Deforestation and forest degradation have long been recognized as environmental problems, with concerns over conservation of natural habitats and biological diversity capturing both scientific and public attention. More recently, the debate over tropical forest conservation has radically shifted to the approximately fifteen percent of global greenhouse gas (GHG) emissions that are caused by deforestation and forest degradation, and to the potential synergies from integrating forest management with climate change policies.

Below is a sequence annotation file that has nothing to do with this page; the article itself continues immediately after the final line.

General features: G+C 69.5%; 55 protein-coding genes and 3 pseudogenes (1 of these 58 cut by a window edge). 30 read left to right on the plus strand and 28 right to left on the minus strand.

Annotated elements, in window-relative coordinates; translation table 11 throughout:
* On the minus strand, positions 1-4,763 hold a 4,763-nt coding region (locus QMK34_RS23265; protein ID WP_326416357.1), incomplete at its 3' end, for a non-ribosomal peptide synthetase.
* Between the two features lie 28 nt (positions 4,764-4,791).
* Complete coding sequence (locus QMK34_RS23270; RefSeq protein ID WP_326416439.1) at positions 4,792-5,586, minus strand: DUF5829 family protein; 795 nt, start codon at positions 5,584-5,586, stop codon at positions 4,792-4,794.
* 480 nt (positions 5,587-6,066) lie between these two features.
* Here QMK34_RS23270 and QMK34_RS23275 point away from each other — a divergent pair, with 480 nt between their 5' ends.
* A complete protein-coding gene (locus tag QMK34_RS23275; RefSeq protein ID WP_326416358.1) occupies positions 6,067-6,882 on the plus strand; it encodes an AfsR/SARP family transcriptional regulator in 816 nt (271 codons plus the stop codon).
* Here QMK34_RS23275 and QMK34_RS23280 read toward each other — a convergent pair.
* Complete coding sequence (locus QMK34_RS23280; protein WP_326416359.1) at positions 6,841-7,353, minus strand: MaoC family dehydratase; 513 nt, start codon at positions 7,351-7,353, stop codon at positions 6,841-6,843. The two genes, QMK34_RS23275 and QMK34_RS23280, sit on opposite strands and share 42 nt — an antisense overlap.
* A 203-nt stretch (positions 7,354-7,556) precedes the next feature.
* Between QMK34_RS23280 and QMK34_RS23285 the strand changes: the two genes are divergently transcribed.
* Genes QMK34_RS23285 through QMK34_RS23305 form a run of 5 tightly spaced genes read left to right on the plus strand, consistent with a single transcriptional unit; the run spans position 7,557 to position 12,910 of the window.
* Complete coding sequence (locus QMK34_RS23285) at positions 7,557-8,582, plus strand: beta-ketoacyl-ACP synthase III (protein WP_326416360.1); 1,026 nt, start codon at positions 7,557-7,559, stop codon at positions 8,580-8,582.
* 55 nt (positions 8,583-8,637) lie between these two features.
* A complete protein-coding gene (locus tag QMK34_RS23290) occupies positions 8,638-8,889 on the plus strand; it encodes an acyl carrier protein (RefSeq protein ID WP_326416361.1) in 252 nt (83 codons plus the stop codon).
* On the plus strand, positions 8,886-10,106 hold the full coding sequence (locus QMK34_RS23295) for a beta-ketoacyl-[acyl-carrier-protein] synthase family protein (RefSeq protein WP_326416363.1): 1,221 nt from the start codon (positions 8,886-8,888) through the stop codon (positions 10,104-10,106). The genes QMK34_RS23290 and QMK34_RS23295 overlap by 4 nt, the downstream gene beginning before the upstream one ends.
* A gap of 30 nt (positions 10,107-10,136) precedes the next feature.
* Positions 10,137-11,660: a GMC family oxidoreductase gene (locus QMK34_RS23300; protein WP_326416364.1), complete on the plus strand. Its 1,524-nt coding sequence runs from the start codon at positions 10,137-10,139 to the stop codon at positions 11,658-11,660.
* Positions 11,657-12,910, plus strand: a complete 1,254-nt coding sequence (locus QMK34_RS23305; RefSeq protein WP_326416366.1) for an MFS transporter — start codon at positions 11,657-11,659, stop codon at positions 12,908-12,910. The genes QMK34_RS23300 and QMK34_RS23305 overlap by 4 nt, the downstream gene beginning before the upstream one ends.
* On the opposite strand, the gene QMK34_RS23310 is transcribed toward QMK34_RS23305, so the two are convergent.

The goal of this book is to shed light on some of the major concerns, issues and challenges related to the inclusion of forest carbon in international climate policies, as well as to illustrate some of the potential solutions and paths forward. In addition, the book describes the status of REDD (Reducing Emissions from Deforestation and Forest Degradation) in international climate policy negotiations, providing an historical perspective and highlighting the current positions of key international players that will frame the future debate at the national, regional, and international level. This volume will find a broad readership among researchers and policy makers interested in the environment, climate change and resource management.
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